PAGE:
As recently reported in the Herald Sun article, ‘Victoria failing in NAPLAN test turnout’, there has been a dramatic drop in NAPLAN testing participation rates in the state over the past three years. Furthermore, the situation has prompted claims that absentees have been students with records of poor academic performance.
It seems, unfortunately, NAPLAN testing has been politicised to the point that schools are manipulating results to protect their own interests. While struggling students are tucked away at test time, their better performing peers are out achieving the results schools are proud to promote.
This practise flies in the face of everything NAPLAN testing originally set out to achieve. And, of course, it’s the children who suffer most.
While schools insist on presenting false facades, poorly performing pupils will continue to languish. Why? Because funding will not be granted to schools that, on the surface, don’t require it. The consequence – those kids who need additional resources are neglected.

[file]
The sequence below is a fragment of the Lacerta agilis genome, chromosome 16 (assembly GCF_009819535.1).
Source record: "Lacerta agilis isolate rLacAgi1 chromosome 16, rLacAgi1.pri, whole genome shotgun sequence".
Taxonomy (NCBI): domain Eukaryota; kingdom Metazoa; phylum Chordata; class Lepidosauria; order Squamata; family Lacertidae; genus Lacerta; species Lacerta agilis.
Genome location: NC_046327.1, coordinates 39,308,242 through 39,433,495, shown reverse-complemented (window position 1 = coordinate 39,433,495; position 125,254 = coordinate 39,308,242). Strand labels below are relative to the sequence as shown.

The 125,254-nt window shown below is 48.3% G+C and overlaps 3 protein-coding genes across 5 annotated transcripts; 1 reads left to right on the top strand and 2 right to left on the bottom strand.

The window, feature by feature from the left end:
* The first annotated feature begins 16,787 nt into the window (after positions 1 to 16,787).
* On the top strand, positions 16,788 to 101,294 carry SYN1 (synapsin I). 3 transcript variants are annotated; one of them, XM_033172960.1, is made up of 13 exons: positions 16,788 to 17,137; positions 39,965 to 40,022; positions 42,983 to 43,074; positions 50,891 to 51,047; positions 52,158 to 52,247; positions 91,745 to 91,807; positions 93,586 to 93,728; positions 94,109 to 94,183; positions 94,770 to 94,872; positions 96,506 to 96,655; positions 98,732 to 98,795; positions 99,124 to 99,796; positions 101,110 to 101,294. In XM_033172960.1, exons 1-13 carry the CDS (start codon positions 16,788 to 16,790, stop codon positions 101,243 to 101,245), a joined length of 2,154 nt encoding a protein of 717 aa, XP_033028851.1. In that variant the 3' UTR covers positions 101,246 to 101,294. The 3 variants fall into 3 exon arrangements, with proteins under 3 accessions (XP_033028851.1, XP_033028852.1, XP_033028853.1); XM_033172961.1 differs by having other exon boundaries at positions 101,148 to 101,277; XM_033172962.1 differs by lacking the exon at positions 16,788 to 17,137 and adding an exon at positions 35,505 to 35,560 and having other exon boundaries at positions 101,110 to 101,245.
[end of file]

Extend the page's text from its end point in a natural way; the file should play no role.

It’s an alarming state of affairs, not only for students currently in the system, but for those entering it, too. Parents seeking out the best institutions available to their children rely on NAPLAN scores for guidance. How can judgements be made with confidence, knowing results are skewed?
My advice for parents here is simple: NAPLAN testing is a single measure of progress and should not be used in isolation. Consider it in conjunction with a range of formal and informal measures. (For further tips on such measures to consider, check out the Edworks article, ‘Choosing the right school for your child’.)
Undoubtedly, the current NAPLAN testing arrangement needs rethinking; the potential for manipulation compromises the whole system. While it’s certainly not all schools that are at fault, unfortunately, a few bad apples spoil the bunch.